Appenzeller also expressed enthusiasm about joining AAAS. “It will be a privilege to work once again with the Science news team,” he said. “I hope to bring a fresh perspective to challenges such as the continuing shift to online reporting, while at the same time respecting and building on the team’s strong foundations.”

Colin Norman

Colin Norman

Norman, a journalist since 1969, earned his bachelor’s degree in Liberal Studies in Science from the U.K.’s University of Manchester. Like Appenzeller, he joined Science following service on the Nature news team. He has written about science policy, energy research and development, biotechnology, and AIDS research. His background also includes work as a senior researcher for the Worldwatch Institute, where he wrote The God That Limps: Science and Technology in the Eighties, and Running on Empty: The Future of the Automobile, co-authored with Lester Brown and Christopher Flavin.

“What is very striking about Colin is the immense respect he has gained from all those who have worked for and with him,” said Science Editor-in-Chief Bruce Alberts. “He is a calm, modest person with the highest integrity and a work ethic that puts most of us to shame. Colin has worked tirelessly to innovate and improve the news section, and it has been my privilege to work with him for the past five years. I am also delighted that AAAS was able to identify such a worthy successor from a pool of truly outstanding applicants.”

Under Norman’s guidance, Science‘s global news team grew to include nearly three dozen staff reporters and regular correspondents whose news articles, distributed extensively online and in print, routinely win top honors. Most recently, for example, contributing correspondent Jon Cohen received the 2012 Victor Cohn Prize for Excellence in Medical Science Reporting for his exemplary coverage of biomedical topics, especially the global HIV/AIDS epidemic. The Science news team typically has one or two pieces chosen for publication each year in The Best American Science Writing.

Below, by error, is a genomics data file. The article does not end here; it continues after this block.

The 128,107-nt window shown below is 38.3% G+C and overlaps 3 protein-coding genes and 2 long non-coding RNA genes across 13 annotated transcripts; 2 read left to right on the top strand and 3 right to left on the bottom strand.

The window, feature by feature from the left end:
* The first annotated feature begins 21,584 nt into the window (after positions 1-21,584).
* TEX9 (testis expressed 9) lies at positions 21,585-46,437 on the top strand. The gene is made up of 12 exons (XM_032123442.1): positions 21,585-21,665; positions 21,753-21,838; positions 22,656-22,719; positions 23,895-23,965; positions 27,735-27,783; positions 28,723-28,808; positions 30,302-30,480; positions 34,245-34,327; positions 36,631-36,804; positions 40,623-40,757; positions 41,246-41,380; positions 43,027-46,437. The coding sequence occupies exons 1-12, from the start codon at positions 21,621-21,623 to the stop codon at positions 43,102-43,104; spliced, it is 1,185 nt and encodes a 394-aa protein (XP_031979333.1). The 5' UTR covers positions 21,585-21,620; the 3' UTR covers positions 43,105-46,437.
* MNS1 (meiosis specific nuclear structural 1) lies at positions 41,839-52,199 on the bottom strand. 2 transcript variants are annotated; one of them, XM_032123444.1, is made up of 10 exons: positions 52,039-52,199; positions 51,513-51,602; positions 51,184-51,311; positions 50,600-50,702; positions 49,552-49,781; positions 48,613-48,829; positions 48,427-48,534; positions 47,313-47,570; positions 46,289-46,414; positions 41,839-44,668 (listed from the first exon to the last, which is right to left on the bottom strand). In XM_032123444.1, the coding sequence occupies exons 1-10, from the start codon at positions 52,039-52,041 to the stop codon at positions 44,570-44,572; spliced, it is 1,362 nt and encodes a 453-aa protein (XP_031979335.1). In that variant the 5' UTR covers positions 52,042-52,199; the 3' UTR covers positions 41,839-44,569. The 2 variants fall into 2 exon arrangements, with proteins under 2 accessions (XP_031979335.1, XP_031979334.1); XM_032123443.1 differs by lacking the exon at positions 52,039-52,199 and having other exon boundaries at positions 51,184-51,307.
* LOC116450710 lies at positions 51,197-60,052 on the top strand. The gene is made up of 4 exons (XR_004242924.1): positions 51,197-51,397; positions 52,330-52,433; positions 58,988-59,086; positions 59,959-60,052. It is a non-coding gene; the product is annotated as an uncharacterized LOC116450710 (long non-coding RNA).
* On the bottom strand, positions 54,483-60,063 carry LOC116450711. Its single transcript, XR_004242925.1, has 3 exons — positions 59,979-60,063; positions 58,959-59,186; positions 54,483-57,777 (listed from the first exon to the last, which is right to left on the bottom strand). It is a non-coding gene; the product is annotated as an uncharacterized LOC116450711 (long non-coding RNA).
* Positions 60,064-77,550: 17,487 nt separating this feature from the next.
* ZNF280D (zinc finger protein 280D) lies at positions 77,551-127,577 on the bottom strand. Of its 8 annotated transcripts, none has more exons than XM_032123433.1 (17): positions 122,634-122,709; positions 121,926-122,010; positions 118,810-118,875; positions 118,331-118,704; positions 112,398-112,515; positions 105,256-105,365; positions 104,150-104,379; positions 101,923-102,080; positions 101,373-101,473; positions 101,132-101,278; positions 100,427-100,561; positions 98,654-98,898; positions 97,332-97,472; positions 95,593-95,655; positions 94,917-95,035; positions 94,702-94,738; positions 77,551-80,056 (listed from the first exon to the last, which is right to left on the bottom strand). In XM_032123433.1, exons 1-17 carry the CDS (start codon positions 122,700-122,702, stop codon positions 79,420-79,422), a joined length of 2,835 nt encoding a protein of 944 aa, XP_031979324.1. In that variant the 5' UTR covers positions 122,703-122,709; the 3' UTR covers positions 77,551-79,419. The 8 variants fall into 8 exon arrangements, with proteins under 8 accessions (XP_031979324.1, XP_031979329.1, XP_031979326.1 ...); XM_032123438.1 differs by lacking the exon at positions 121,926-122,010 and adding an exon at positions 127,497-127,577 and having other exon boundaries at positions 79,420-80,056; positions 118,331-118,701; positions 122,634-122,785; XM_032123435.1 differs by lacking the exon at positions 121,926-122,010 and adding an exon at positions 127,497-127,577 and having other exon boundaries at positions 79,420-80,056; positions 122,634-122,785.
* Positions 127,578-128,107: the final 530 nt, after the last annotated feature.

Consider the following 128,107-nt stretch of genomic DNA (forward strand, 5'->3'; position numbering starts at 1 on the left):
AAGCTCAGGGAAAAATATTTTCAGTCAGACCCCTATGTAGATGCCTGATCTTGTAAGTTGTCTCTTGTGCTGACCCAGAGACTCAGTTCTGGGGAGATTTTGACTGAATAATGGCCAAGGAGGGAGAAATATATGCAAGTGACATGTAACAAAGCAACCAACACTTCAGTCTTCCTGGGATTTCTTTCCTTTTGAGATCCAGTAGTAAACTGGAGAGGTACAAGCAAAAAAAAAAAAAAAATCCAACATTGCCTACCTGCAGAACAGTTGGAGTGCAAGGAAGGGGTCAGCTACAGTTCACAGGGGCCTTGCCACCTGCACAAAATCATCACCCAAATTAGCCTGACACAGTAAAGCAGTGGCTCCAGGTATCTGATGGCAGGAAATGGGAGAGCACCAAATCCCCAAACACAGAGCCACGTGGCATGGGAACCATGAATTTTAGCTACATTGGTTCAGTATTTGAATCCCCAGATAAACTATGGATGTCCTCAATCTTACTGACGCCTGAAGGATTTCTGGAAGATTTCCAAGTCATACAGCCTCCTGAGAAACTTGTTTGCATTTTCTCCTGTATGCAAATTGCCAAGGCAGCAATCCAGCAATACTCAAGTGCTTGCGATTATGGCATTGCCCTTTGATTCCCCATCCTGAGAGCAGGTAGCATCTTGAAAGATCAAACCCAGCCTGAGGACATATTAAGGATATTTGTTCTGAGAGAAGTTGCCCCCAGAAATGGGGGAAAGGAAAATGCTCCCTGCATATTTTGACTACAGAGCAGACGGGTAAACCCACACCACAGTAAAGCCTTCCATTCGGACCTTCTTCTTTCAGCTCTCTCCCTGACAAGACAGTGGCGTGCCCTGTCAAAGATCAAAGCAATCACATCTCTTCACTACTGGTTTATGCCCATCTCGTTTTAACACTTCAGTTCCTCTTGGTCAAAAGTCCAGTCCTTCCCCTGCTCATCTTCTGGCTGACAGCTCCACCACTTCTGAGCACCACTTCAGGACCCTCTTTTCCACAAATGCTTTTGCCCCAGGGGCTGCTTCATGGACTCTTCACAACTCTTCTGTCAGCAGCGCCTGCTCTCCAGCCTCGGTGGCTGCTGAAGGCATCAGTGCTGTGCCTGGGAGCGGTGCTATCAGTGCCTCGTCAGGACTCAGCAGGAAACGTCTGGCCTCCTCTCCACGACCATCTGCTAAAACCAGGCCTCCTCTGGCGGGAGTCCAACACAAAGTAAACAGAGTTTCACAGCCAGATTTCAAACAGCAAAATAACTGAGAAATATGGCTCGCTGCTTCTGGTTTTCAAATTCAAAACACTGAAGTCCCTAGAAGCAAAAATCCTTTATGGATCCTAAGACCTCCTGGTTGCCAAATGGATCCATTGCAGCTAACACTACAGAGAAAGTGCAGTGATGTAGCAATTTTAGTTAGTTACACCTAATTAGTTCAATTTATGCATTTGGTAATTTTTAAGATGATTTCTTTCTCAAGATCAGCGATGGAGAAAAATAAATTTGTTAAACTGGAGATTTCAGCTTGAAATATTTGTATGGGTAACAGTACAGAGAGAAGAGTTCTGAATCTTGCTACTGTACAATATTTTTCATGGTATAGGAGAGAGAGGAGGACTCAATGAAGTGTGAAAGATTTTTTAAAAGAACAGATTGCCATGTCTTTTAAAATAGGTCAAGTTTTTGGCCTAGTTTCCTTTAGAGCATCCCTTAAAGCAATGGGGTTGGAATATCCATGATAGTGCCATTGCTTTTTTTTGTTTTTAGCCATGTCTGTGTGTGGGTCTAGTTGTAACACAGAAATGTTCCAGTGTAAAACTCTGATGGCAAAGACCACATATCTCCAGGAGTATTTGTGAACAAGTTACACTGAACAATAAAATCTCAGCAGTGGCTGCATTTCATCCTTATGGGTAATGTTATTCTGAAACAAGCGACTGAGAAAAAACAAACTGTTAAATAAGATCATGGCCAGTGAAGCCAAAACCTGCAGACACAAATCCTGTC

Today, the Science news operation leverages an array of digital technologies to communicate science broadly through the journal’s various news sites such as ScienceNOW and ScienceInsider, which provide real-time updates on breaking science news topics. The journal’s Web-based news pages have drawn up to 1 million unique visitors per month, said Online News Editor David Grimm. The news team’s Facebook page currently has 229,000 followers, and the group’s Twitter site has 23,000 followers.

Norman said he feels optimistic for the future of science journalism, particularly at Science, despite ongoing downsizing across the rest of the industry. He cited the journal’s special issue on global population of 29 July 2011, and related interactive online resources including a special iPad application, as an example of how science journalism can continue to improve in coming years. “The Internet has of course changed journalism forever, and some of those changes have been difficult,” he said. “But the Internet also means we have an almost unlimited potential audience now. Reporters at Science are uniquely fortunate because of their association with the journal’s peer-reviewed research section.”

Appenzeller’s primary challenge, in assuming the Science news editor role, will be to help the operation in its ongoing evolution from a print to a digital focus, Norman said. “There is no better person than Tim to meet that challenge,” Norman said. “I look forward to watching the news team’s ongoing progress under his leadership.”